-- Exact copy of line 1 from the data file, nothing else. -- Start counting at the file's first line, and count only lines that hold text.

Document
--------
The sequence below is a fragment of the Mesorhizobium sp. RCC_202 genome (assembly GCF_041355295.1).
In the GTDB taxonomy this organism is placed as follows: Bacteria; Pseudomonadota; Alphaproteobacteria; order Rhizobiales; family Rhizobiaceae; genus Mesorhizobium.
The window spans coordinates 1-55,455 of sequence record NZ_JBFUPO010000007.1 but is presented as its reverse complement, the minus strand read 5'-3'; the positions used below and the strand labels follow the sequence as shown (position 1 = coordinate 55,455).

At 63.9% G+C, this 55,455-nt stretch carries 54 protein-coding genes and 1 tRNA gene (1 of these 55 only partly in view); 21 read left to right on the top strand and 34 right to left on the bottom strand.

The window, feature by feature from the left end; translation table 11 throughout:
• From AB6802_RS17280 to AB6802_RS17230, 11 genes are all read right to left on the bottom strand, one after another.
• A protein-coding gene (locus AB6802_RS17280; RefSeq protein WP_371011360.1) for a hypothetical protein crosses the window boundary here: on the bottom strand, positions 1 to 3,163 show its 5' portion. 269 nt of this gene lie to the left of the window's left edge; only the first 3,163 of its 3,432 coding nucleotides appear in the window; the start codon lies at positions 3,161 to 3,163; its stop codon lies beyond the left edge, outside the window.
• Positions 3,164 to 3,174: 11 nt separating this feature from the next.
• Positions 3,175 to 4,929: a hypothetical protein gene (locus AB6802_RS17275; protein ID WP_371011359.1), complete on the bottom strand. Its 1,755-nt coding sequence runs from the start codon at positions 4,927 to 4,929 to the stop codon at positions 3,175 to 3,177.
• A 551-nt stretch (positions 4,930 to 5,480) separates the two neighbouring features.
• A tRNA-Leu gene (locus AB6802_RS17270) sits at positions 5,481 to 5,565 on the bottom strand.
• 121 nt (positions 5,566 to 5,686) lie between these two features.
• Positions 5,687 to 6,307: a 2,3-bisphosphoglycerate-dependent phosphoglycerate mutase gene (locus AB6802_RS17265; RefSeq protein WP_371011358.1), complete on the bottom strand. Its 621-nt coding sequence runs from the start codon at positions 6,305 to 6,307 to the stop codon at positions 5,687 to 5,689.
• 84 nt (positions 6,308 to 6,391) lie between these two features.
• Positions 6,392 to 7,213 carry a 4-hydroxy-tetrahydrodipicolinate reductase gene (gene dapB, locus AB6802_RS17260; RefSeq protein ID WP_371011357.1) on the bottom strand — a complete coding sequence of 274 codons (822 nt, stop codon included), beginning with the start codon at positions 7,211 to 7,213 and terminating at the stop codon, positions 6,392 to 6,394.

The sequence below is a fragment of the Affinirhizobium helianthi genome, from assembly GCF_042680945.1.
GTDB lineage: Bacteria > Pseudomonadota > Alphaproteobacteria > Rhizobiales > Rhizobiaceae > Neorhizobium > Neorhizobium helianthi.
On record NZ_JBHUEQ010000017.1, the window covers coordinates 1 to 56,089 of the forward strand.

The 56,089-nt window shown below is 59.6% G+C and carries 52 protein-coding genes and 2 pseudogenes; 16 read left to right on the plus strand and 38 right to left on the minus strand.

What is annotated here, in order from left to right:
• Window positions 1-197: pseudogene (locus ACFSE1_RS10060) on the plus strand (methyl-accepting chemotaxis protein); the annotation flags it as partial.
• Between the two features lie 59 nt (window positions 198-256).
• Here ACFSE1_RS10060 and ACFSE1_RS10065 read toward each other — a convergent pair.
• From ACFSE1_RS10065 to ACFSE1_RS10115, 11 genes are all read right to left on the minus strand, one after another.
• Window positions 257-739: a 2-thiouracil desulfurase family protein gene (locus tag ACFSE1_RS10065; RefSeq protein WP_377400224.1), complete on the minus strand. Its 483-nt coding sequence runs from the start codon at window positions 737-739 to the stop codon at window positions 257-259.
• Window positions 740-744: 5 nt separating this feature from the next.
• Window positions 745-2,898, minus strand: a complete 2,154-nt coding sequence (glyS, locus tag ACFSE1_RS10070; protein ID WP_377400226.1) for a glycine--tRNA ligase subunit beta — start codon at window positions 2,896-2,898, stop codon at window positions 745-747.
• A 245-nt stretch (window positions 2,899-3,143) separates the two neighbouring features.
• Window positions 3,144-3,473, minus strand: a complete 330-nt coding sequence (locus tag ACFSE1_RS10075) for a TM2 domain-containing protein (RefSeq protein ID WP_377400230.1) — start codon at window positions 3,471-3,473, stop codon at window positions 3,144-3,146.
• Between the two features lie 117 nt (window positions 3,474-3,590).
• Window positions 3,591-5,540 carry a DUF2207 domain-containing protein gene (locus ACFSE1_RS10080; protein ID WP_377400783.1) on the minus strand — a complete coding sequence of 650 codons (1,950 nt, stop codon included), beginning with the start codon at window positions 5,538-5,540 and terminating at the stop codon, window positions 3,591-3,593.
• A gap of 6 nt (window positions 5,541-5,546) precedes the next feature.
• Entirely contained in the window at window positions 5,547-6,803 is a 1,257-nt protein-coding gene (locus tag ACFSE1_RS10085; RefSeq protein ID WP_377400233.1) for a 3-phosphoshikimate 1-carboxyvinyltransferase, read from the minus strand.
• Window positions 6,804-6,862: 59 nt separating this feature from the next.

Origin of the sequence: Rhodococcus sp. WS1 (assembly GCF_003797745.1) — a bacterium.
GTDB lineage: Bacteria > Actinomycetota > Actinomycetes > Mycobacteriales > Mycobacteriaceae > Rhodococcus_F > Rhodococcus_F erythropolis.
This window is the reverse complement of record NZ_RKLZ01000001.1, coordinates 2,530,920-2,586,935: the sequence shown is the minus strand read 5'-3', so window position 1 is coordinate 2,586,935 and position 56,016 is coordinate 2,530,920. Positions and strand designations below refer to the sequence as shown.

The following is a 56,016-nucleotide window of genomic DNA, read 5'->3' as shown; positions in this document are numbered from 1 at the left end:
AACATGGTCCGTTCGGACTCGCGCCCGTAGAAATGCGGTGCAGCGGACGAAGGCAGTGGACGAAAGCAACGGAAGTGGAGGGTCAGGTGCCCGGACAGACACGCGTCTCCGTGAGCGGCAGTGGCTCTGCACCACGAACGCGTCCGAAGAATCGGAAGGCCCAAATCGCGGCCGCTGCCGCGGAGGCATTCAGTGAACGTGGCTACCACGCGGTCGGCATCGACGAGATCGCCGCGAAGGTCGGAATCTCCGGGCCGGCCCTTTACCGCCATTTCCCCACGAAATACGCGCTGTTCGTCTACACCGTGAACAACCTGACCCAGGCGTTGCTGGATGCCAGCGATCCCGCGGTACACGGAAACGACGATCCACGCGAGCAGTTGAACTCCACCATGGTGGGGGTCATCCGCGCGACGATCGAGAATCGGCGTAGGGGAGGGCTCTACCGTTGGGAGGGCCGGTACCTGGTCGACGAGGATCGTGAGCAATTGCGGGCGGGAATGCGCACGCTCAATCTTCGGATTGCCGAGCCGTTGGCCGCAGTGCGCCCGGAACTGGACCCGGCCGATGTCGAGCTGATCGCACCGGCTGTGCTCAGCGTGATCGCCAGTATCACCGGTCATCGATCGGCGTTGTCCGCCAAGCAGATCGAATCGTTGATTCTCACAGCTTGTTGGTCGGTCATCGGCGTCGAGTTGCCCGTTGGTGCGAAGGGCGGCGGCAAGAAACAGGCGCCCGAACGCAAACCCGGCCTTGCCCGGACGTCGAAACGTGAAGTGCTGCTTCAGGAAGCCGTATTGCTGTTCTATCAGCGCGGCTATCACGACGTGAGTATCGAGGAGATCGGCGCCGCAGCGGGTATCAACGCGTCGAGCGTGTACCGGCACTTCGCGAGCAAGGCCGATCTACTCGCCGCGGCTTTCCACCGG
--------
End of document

The sequence below is a fragment of the Mesorhizobium sp. RCC_202 genome (assembly GCF_041355295.1).